It’s entirely possible that Stereogum’s Gabe and Pitchfork’s Brent have never read the ideas of Wilde’s Gilbert and Ernest. But the ancestry is there. No matter the form or subject, the critical motives which “The Critic as Artist” helped define have, for better or worse, survived in art criticism. This traceable lineage proves the longevity and integrity—both artistic essentials—of the critical process; which is basically what Wilde spends upwards of 30,000 words discussing. Learning from your elders, how’s that for an artistic process?

Accepting your own shortcomings can often be thought of as a form of pessimism, but in Bored to Death—an HBO series based on the day-to-day toils of a sheepish author turned clumsy private eye—this idea is conversely celebrated as a merit of being self-aware. Jonathan Ames (Jason Schwartzman) is a recently single white wino struggling to pen his second novel. Bored and directionless, he takes to the Craiglist classifieds to advertise his newfound investigative ambition. Throughout each episode, aspects of Jonathan’s social and vocational peculiarities are detailed in a healthy balance of sprightly humor and poignant sentiment.

“The Case of the Missing Screenplay” (season one, episode three) opens with Jonathan and his boss, the wealthy magazine editor George Christopher (Ted Danson), drinking martinis at a nameless high society gathering. George tells Jonathan of his new friend Jim Jarmusch, the film auteur (who later appears as himself, a nice advancement for the show’s burgeoning art cred). In their meeting, George learned that Jarmusch, known for his dark films, is a fan of Jonathan’s similarly dark first novel and is interested in working with him on a new screenplay. The next night George introduces the two. “I loved your novel… You must really suffer from a terrifying clarity of your vision,” says Jarmusch.

“Thank you, I do suffer, thank you,” Jonathan meagerly replies. After an awkward exchange, Jarmusch hands Jonathan the script he’s been working on and tells him to call the following day with some editing ideas. This is a big opportunity for Jonathan, and, while riding the wave of being cool-by-association, he is approached by a dangerously young party girl who invites him back to her house on this shallow principle: “You know Jim Jarmusch?”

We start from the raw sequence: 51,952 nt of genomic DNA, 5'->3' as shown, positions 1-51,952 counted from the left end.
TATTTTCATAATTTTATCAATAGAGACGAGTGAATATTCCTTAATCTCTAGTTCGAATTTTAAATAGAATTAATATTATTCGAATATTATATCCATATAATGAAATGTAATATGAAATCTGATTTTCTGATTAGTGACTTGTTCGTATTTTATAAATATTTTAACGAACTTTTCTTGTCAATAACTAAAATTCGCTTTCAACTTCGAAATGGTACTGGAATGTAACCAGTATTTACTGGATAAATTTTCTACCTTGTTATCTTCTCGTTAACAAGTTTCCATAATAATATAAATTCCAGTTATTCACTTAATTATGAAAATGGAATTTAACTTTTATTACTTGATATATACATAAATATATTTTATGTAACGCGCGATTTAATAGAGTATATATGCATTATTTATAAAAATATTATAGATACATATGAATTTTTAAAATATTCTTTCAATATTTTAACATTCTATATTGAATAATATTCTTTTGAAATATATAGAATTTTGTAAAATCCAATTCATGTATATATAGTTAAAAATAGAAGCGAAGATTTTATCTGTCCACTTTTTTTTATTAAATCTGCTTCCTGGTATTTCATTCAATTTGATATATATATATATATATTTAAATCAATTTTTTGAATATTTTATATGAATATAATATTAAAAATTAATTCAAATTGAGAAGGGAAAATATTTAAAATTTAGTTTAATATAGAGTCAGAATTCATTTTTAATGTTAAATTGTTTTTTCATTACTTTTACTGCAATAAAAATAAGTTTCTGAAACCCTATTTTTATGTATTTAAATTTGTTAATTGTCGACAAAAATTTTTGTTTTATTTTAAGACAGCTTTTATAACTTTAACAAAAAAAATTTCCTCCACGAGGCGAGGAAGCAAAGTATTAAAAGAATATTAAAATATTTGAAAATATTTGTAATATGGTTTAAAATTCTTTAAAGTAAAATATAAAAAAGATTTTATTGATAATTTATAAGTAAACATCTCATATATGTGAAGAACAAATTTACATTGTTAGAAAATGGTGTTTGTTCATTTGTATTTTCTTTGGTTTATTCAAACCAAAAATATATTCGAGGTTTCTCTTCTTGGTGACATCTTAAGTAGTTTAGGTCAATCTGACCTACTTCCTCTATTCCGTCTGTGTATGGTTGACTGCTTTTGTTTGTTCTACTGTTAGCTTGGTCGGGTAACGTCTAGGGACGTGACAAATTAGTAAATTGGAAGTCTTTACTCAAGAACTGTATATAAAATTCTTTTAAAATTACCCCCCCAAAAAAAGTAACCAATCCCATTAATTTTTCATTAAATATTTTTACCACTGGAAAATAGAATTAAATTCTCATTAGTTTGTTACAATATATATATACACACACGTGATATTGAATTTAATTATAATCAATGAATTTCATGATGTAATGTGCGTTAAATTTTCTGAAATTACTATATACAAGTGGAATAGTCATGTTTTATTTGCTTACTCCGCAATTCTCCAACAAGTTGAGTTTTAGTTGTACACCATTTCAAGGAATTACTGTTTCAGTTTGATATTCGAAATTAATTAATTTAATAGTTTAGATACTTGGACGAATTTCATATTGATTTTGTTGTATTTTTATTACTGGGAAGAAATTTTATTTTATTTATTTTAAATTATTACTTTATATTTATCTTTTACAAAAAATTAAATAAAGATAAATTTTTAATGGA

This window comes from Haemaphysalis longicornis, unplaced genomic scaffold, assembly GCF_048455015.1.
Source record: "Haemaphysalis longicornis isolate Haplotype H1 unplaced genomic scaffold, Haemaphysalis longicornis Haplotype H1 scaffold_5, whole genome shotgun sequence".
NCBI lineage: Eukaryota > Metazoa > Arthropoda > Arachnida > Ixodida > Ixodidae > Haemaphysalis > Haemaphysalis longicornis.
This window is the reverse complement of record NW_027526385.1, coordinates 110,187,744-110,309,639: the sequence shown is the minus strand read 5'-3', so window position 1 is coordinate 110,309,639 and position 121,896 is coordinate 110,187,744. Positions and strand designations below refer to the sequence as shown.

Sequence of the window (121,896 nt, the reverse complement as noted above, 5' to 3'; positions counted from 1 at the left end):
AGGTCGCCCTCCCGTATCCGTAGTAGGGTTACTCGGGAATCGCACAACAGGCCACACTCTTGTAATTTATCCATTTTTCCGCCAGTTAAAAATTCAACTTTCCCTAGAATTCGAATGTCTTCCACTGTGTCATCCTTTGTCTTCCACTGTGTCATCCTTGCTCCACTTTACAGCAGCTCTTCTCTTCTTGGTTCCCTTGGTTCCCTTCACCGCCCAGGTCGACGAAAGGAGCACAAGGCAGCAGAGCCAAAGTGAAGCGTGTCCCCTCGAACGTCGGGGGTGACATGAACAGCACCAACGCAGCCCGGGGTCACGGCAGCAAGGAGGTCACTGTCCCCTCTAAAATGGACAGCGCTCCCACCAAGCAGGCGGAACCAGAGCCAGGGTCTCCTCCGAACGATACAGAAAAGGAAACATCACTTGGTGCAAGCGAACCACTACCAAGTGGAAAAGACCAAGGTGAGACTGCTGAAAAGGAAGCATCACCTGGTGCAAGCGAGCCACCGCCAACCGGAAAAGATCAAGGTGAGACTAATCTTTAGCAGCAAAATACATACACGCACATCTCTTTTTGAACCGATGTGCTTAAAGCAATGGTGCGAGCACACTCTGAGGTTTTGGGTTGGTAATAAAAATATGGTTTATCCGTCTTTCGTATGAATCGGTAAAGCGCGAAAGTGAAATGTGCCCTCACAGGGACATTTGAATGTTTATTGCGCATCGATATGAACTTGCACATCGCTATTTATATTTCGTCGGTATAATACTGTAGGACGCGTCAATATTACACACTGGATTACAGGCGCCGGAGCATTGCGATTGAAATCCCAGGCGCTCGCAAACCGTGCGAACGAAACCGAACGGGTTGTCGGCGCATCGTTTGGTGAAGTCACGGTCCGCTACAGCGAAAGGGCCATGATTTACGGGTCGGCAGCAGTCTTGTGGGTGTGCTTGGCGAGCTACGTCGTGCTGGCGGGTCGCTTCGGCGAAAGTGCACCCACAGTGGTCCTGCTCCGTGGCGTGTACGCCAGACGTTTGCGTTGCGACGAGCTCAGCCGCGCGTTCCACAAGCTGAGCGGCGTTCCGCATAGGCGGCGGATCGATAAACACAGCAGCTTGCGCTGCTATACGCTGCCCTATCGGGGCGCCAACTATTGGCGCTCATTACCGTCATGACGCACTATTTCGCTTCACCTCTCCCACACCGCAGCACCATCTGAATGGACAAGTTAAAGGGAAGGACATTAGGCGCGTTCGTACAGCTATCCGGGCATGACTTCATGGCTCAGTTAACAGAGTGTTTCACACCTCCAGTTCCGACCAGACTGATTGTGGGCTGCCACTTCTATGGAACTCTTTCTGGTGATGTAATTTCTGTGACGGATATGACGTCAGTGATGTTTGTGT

In an uneasy hoopla of a make-out scene, Jonathan quickly learns this girl is 16 years old and that the dark room they’re smooching in is actually her psychiatrist father’s office. And as the father barges in, Jonathan has no choice but to run, leaving his dignity and the script behind. A sort of circumstantial hilarity ensues as Jonathan enlists his embarrassingly sophomoric private eye skills to recover the script, eventually returning to the scene of the crime as a patient.

As a main character, Jonathan’s fermented immaturity is amusing. He is 30, but, his lack of foresight and prioritization—in this episode, especially—makes him seem about half his age, rendering him even younger than the femme who so easily seduced him.  He remains afloat, however, because of the comfort he has with his limitations. His coy avenues as a writer, as a private eye, and as a charmer fully showcase aspects of a life not yet fully realized. And from there, the show’s thesis is alluded to by the party girl’s psychiatrist father in this cynical retort: “Lives don’t change. We simply become more comfortable with our core misery. Which is a form of happiness.”

Although sometimes disguised in pessimism, Bored to Death’s politics are typically hopeful, and should appeal to those that believe in the power of self-awareness, where misery is just as interchangeable as happiness.

Off the Beaten Path: Violence, Women, and Art is a traveling gallery show that focuses on one of the world’s worst cross-cultural problems: violence against women. Every day, acts ranging from rape to domestic and social harassment cloud our world’s moral landscape. Through paintings, video, photography, and installations, the show looks to shed light on the pervasiveness—and senselessness—of this violence. 29 international artists, both male and female, are featured in this horribly affecting collection of social commentary, and almost all of them have made works that speak to the context of the show, as well as transcend it.